Where to find your Canadian check account number
When I first started working here at check Print, I knew very little about what checks were. As I trained for this job, I learned a lot. For example, there are specific guidelines for what can be printed on a check and where those items must be placed. Another key thing is that checks are printed on secure stock, not just any old sheet of paper! I also learned about the little characters at the bottom of every Canadian check. Those characters provide all the information your bank needs to process your check when it is deposited.
Read more about specific requirements for a laser check
The black characters at the bottom of every check are known as the MICR encoding line. MICR stands for “Magnetic Image Character Recognition”. MICR encoding has lots of valuable information including the check number, your branch’s transit number, the institution code and your personal account number. These characters are printed using a special magnetic ink. Take a look at the check below with sample information, to see what I’m talking about.
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This section of characters corresponds to the check number found on the top right corner of your check. It may be only two or three digits or as many as six digits. For the most part, it is up to your preference but many Canadian banks are beginning to require six digit check numbers in the MICR line.
This number is always five digits on Canadian checks. It indicates which branch you opened your account at (often called your home branch). Even if you move cities and the branch you bank at changes, this number will always stay the same as long as you use the same Canadian check account number.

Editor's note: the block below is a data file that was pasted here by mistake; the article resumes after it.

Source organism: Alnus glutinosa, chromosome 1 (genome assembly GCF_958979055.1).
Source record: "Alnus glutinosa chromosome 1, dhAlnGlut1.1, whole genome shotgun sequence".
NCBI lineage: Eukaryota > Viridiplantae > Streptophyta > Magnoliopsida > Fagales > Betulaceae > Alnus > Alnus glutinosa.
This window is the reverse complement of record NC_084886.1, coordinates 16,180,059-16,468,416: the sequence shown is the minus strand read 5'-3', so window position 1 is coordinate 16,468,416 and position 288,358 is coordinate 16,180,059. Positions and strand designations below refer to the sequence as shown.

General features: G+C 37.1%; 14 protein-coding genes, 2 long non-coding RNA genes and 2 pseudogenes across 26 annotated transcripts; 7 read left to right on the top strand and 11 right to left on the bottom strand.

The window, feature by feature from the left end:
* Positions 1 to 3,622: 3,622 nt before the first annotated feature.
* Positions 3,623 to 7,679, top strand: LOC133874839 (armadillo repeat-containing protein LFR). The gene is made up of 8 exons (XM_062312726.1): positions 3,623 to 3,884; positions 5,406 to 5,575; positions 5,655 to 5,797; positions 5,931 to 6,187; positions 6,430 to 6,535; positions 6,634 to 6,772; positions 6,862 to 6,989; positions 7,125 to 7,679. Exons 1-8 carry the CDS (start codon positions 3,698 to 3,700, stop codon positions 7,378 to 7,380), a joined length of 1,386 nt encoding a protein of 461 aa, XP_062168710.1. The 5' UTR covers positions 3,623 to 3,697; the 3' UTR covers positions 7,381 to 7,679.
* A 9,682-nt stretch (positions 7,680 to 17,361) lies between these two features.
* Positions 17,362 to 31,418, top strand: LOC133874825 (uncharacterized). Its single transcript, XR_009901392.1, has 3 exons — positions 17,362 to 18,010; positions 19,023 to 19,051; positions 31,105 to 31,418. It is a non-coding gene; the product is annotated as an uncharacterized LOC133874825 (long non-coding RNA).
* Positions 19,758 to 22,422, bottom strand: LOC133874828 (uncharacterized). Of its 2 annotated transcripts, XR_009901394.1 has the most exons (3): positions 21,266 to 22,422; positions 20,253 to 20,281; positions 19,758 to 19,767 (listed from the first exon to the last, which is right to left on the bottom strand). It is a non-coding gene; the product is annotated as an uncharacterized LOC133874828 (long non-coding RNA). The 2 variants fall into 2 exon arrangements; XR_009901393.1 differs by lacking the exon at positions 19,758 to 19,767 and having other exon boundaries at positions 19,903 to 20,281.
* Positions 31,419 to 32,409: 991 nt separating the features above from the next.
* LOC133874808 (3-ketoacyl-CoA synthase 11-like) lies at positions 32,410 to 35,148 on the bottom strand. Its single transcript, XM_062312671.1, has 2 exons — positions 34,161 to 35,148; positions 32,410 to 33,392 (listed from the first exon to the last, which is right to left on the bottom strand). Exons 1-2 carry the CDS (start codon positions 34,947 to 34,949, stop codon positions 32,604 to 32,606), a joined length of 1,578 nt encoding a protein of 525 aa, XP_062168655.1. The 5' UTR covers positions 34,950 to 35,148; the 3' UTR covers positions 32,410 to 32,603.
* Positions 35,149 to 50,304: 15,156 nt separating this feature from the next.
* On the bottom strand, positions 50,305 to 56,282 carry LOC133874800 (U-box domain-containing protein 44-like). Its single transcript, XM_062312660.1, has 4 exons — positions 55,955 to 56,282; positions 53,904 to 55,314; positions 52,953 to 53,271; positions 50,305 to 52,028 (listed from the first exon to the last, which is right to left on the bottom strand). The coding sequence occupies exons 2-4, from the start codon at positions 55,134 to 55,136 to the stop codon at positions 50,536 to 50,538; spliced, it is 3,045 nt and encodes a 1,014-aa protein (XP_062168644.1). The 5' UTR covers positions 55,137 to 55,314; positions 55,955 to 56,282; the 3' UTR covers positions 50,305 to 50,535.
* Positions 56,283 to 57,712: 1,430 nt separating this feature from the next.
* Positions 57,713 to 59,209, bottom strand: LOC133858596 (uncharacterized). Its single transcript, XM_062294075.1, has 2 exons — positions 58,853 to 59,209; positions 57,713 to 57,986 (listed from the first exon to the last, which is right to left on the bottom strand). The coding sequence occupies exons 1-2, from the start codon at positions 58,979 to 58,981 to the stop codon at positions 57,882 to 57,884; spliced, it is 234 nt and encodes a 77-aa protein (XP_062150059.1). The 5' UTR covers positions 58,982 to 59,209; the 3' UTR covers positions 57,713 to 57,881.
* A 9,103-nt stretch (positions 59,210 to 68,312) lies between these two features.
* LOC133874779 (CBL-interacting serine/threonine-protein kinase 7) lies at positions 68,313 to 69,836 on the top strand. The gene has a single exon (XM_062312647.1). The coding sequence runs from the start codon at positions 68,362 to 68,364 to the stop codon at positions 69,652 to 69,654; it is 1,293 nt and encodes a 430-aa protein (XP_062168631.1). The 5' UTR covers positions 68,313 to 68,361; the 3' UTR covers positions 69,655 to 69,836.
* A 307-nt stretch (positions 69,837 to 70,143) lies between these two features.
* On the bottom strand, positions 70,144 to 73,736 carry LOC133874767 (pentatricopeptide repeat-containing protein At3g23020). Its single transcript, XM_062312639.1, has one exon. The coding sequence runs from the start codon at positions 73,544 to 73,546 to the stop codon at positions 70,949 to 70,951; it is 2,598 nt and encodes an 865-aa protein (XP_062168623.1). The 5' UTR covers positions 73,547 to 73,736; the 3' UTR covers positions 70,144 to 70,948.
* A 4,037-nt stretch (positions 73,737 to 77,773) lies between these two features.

This number is always three digits. These three digits indicate what bank you use. All locations of the same bank will have the same three-digit institution code. (For example, Bank of Montreal is 001, Scotiabank is 002, Royal Bank of Canada is 003, TD Canada Trust is 004, etc.)
This section can be anywhere from seven to twelve digits long, it all depends on your bank! These digits might be one long string of numbers or they may be split up by spaces or dashes. No matter what the configuration, this is your check’s account number.
I hope this quick breakdown helped teach you something you didn’t already know. If you have further questions, please check out our FAQ section or contact us directly! Someone at our office will be able to help you out.
Kirsten – check Specialist, check Print Solutions